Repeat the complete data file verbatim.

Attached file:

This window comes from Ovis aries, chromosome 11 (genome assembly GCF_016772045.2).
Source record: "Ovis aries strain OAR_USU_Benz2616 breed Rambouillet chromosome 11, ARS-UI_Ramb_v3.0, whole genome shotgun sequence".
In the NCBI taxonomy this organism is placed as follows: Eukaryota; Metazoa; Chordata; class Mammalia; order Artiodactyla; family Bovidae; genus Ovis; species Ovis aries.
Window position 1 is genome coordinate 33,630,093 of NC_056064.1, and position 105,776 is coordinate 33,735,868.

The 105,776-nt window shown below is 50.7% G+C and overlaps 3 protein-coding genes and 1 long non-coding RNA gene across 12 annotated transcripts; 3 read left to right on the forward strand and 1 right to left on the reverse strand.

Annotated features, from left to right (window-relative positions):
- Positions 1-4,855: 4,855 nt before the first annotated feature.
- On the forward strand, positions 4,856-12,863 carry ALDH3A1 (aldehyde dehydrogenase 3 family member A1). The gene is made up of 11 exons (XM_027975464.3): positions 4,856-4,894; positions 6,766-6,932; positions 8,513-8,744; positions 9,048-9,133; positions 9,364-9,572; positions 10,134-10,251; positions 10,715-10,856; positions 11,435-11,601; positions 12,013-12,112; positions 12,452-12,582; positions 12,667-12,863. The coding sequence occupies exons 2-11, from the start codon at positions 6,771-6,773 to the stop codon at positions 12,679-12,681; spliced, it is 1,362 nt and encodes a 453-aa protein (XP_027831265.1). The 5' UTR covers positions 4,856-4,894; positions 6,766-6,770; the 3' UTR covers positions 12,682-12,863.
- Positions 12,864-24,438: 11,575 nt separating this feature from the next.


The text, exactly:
This window comes from Ovis aries, chromosome 11 (genome assembly GCF_016772045.2).
Source record: "Ovis aries strain OAR_USU_Benz2616 breed Rambouillet chromosome 11, ARS-UI_Ramb_v3.0, whole genome shotgun sequence".
In the NCBI taxonomy this organism is placed as follows: Eukaryota; Metazoa; Chordata; class Mammalia; order Artiodactyla; family Bovidae; genus Ovis; species Ovis aries.
Window position 1 is genome coordinate 33,630,093 of NC_056064.1, and position 105,776 is coordinate 33,735,868.

The 105,776-nt window shown below is 50.7% G+C and overlaps 3 protein-coding genes and 1 long non-coding RNA gene across 12 annotated transcripts; 3 read left to right on the forward strand and 1 right to left on the reverse strand.

Annotated features, from left to right (window-relative positions):
- Positions 1-4,855: 4,855 nt before the first annotated feature.
- On the forward strand, positions 4,856-12,863 carry ALDH3A1 (aldehyde dehydrogenase 3 family member A1). The gene is made up of 11 exons (XM_027975464.3): positions 4,856-4,894; positions 6,766-6,932; positions 8,513-8,744; positions 9,048-9,133; positions 9,364-9,572; positions 10,134-10,251; positions 10,715-10,856; positions 11,435-11,601; positions 12,013-12,112; positions 12,452-12,582; positions 12,667-12,863. The coding sequence occupies exons 2-11, from the start codon at positions 6,771-6,773 to the stop codon at positions 12,679-12,681; spliced, it is 1,362 nt and encodes a 453-aa protein (XP_027831265.1). The 5' UTR covers positions 4,856-4,894; positions 6,766-6,770; the 3' UTR covers positions 12,682-12,863.
- Positions 12,864-24,438: 11,575 nt separating this feature from the next.